Coincidence (?) in Western Ukraine

UJE Board Member Berel Rodal is presented with a “korovai,” a traditional Ukrainian bread given on special occasions, during the unveiling of the Holocaust memorial in Velyki Mezhyrichi on July 27, 2018.

Providentially, UJE Board Member Berel Rodal and UJE Co-Director Alti Rodal participated in a ceremony on July 27, 2018 inaugurating a monument dedicated to the Jews murdered during the Holocaust in Velyki Mezhyrichi, a village in Ukraine’s Rivne Oblast.

Attendance at the commemoration came by chance as the Rodals were in Western Ukraine to consult with regional museum directors about bringing content on the Ukrainian-Jewish experience and pre-war Jewish life to museums in towns that once had significant Jewish populations. This Museums in Ukraine project is an offspring of a popular multi-media UJE exhibition that toured Canada in 2015.

Placed on the site of the town’s destroyed synagogue, the memorial in Velyki Mezhyrichi includes a list of the names of the victims, including the names of Berel’s uncle Asher Kipnis and his wife Feiga, a confirmation for Berel of their fate.

In a moving tribute, a parchment written by a scribe, recording the names of those murdered, was unfurled at a second observance held at the nearby mass grave killing site. Kaddish and associated prayers were read at both ceremonies. Some fifty people of all ages attended the commemoration, led by Velyki Mezhyrichi Holocaust survivor Israel Zinman. Mr. Zinman, a vigorous 93-year old, was accompanied by family from Israel and North America, representing four generations descended from the town. It is a pilgrimage he has led a number of times since the mid-1990s.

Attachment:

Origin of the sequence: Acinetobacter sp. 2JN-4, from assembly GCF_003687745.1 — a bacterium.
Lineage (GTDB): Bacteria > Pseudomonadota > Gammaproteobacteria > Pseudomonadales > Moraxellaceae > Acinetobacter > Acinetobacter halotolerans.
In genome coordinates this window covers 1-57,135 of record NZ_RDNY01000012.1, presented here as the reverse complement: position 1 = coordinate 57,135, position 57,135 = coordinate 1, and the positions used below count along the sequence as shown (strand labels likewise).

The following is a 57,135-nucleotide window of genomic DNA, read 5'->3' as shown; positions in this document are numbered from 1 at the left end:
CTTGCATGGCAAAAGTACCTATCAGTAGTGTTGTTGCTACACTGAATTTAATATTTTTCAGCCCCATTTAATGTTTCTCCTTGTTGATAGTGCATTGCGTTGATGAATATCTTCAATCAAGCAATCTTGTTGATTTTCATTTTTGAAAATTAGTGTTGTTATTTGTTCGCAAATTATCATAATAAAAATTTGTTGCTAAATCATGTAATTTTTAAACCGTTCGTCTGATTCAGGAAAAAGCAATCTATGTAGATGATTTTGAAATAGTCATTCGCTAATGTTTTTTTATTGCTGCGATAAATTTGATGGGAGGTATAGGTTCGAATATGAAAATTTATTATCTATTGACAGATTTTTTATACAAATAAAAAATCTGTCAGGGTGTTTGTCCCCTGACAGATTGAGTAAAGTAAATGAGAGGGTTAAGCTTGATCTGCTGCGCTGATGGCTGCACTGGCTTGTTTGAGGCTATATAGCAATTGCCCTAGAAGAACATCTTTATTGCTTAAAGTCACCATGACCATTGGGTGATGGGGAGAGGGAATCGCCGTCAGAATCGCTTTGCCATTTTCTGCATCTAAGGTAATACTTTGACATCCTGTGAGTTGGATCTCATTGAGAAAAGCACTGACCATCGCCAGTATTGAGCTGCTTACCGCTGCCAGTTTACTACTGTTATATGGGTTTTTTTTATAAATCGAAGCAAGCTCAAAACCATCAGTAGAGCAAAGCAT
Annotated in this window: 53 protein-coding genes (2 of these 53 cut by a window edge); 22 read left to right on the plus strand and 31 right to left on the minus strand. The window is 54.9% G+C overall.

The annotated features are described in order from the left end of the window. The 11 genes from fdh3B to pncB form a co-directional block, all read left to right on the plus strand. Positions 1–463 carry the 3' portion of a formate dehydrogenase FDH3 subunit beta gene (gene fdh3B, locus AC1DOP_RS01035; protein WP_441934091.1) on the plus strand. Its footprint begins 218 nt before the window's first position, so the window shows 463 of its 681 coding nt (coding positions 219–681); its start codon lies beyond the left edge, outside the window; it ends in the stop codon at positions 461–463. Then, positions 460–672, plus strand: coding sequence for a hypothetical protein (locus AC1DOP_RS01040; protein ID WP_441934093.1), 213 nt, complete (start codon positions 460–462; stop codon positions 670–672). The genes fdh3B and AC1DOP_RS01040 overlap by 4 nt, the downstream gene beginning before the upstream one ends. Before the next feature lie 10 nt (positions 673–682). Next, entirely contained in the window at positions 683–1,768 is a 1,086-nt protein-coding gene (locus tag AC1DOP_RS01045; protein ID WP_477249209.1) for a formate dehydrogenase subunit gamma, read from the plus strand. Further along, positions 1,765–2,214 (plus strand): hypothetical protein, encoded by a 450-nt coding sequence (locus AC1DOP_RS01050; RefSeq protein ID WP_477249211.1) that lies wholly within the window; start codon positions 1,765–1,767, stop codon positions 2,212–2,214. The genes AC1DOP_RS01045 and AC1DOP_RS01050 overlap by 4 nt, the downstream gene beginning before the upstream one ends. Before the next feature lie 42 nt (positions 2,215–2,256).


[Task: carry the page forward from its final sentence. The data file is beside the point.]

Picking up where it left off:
In attendance also were the town’s mayor, Oksana Slobodeniuk, and the family of the non-Jewish Ukrainians who sheltered Mr. Zinman, saving his life while risking their own through one of the darkest chapters of Volyn’s history. The mass gravesite is cared for by the grandson of the Ukrainian family that sheltered Mr. Zinman.

Recent years have seen a significant rise in Jewish heritage tours to Ukrainian towns by mostly second-generation descendants.

Velyki Mezhyrichi’s current population is some 2,000 residents. Before World War II, it was home to a vibrant Jewish community that worshipped in one of the most beautiful synagogues in the Volyn region. The village is also an important pilgrimage site for Hasidic Jews; in the 18th century it was home to Dov Ber of Mezhyrich, the successor of the Baal Shem Tov, the founder of Hasidic Judaism.

The charismatic Dov Ber created the prototype of the Hasidic “court”–the residence of the spiritual leader where his adherents would congregate on special occasions. Many of his disciples became spiritual leaders of Hasidic courts throughout the historic Ukrainian lands of Podolia, Volhynia, Galicia, and beyond.

Berel Rodal is named after Dov Ber of Mezhyrich.

The Museums in Ukraine project will be initiated next year with an exhibit at the Lviv Historical Museum to run from May-August 2019, focusing on a millennium of Ukrainian-Jewish history and culture. A richly-illustrated catalogue, about to be published in both English and Ukrainian, will accompany the exhibition.

At the conclusion of the development tour, the Rodals will participate in the International Commemorative Conference of Yiddish Language and Culture to take place in Chernivtsi from 6-9 August. UJE and the World Jewish Congress are co-sponsors of the conference, which is dedicated to the 110th anniversary of the Historical Czernowitz Conference of Yiddish Language and Culture.

Text and photos: Ukrainian Jewish Encounter